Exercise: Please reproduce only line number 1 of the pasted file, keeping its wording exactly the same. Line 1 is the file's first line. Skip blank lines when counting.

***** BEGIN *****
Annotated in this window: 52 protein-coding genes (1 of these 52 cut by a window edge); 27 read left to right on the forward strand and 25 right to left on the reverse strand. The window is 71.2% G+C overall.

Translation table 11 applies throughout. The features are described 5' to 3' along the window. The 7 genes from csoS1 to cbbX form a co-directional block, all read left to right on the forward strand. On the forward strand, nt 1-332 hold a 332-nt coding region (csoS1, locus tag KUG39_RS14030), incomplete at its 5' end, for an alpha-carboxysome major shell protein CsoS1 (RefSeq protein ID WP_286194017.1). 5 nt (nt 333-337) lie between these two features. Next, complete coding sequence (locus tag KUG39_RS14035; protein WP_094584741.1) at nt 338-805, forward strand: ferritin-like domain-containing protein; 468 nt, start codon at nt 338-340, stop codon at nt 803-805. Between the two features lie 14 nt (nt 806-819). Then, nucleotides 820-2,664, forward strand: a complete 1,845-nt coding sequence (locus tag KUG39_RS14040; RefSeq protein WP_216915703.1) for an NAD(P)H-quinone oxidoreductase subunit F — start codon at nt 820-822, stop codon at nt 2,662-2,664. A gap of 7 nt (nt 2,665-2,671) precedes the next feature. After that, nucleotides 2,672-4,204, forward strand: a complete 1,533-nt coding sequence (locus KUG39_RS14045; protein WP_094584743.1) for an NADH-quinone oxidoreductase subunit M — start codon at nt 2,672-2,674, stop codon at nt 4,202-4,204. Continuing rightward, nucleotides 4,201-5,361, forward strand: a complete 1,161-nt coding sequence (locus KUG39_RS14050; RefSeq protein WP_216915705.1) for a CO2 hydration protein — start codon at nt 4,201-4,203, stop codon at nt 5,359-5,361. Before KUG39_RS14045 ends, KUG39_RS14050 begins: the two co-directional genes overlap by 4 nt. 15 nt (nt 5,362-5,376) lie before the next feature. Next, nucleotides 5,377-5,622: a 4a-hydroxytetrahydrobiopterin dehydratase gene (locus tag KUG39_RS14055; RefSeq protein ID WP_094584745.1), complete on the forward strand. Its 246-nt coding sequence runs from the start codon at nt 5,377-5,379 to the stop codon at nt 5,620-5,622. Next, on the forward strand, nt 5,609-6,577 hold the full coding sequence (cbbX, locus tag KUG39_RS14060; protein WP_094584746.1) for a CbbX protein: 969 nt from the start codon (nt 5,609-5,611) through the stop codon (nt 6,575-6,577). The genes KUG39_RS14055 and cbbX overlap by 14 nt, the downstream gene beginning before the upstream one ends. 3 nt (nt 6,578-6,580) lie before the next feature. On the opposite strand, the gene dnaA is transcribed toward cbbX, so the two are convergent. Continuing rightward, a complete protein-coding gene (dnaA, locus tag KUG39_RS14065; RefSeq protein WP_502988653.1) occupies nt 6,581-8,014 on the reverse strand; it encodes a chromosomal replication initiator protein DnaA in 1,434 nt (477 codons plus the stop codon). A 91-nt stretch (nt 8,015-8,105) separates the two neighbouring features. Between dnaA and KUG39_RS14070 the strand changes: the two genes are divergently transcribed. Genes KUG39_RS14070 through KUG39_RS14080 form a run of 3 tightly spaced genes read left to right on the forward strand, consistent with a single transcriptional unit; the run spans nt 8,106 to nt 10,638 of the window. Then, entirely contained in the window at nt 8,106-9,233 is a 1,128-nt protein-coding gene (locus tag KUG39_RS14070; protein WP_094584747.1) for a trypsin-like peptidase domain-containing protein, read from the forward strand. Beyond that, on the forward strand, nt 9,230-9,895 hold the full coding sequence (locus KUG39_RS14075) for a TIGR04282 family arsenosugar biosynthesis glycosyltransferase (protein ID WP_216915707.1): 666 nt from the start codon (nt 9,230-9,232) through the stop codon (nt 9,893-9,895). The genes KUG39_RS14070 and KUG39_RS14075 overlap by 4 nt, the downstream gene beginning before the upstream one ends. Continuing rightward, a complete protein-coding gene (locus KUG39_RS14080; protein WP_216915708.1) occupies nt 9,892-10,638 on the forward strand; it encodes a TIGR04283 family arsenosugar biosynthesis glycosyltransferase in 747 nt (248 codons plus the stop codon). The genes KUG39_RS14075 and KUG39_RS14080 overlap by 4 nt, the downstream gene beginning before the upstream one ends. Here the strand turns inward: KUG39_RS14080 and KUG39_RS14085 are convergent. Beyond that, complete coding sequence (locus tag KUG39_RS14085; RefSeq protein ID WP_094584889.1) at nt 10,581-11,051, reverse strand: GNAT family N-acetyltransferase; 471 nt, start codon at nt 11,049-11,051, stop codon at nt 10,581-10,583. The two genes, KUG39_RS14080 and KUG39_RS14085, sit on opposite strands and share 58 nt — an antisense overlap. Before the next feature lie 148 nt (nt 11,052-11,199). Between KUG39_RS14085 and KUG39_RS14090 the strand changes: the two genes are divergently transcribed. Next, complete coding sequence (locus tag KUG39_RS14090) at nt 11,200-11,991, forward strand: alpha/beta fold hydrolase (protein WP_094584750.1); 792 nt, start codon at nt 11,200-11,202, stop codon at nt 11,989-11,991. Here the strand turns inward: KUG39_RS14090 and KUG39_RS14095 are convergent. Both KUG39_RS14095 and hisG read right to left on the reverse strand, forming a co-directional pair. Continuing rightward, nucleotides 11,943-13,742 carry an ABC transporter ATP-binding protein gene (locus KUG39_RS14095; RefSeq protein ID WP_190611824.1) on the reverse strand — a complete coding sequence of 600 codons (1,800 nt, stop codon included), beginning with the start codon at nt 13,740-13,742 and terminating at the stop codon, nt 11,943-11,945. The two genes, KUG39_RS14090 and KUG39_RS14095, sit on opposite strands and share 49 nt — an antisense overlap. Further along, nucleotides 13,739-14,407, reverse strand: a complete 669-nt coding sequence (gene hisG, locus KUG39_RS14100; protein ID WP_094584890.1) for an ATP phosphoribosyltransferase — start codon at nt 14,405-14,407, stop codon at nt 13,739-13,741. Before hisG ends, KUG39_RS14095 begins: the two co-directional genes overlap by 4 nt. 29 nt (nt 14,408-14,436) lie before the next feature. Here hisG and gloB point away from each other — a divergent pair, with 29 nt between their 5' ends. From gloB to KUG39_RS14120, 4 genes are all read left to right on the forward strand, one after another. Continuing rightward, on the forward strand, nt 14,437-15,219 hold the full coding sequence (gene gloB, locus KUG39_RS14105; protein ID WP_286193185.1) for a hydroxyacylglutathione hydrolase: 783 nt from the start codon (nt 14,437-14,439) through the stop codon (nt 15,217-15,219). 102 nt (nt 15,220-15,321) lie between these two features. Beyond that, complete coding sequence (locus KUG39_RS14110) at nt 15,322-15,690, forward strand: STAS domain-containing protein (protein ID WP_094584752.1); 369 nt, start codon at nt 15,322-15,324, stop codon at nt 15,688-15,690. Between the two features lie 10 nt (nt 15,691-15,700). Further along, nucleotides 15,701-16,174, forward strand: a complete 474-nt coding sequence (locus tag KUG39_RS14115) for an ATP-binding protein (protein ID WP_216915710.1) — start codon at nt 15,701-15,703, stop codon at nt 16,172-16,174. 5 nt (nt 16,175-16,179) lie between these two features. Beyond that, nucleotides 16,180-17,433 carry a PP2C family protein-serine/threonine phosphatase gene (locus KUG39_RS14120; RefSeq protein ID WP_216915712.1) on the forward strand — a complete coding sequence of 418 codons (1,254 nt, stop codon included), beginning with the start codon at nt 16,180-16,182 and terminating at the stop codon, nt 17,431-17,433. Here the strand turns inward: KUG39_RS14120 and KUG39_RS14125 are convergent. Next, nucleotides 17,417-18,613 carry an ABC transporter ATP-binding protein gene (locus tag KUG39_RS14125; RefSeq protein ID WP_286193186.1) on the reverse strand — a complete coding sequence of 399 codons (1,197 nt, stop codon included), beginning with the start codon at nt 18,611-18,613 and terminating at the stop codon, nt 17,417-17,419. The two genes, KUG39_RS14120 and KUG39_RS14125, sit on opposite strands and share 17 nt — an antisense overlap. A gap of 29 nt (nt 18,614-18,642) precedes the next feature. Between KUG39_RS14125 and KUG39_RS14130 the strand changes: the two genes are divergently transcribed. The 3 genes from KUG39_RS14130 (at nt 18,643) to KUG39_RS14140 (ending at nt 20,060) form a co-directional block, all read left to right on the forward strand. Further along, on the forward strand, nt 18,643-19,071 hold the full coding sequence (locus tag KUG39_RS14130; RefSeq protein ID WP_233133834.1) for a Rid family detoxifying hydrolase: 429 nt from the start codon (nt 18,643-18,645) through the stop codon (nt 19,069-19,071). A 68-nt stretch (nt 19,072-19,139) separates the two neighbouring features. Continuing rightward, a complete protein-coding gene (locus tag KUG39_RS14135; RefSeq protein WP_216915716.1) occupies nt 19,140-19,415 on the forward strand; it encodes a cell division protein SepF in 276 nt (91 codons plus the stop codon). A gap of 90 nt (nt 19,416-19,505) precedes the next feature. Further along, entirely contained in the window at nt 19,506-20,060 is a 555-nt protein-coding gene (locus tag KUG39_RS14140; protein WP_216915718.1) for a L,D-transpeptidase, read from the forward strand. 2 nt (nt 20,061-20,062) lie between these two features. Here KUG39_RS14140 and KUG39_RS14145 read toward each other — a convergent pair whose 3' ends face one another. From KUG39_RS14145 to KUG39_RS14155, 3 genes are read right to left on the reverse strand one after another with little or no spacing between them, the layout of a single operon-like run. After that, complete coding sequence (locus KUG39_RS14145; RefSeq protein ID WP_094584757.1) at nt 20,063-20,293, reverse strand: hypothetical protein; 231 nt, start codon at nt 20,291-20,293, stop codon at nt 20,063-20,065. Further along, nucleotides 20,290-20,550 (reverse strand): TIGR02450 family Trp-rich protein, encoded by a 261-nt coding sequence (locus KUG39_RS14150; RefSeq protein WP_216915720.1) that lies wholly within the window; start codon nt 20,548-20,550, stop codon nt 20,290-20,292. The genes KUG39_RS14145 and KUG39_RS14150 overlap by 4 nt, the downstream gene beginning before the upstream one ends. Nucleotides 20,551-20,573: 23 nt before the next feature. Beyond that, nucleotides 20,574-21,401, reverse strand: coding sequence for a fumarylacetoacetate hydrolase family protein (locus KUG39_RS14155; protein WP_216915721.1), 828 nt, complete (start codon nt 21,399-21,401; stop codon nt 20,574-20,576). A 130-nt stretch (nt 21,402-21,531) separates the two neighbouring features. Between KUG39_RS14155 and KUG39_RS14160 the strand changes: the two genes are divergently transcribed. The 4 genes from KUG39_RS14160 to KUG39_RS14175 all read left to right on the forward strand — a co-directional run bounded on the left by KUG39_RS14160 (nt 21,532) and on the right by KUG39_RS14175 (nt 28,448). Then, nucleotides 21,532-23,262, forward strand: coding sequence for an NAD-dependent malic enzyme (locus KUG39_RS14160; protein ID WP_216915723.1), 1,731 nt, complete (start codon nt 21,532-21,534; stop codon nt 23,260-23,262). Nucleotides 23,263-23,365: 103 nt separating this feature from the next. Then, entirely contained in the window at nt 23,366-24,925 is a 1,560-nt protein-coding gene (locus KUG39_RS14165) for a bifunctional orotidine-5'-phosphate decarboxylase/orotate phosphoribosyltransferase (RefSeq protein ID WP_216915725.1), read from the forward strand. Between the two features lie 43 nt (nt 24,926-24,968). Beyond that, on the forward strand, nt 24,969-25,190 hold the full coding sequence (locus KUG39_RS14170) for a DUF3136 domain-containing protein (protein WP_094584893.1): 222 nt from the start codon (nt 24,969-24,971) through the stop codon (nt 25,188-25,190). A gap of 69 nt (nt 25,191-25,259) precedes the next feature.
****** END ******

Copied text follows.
Annotated in this window: 52 protein-coding genes (1 of these 52 cut by a window edge); 27 read left to right on the forward strand and 25 right to left on the reverse strand. The window is 71.2% G+C overall.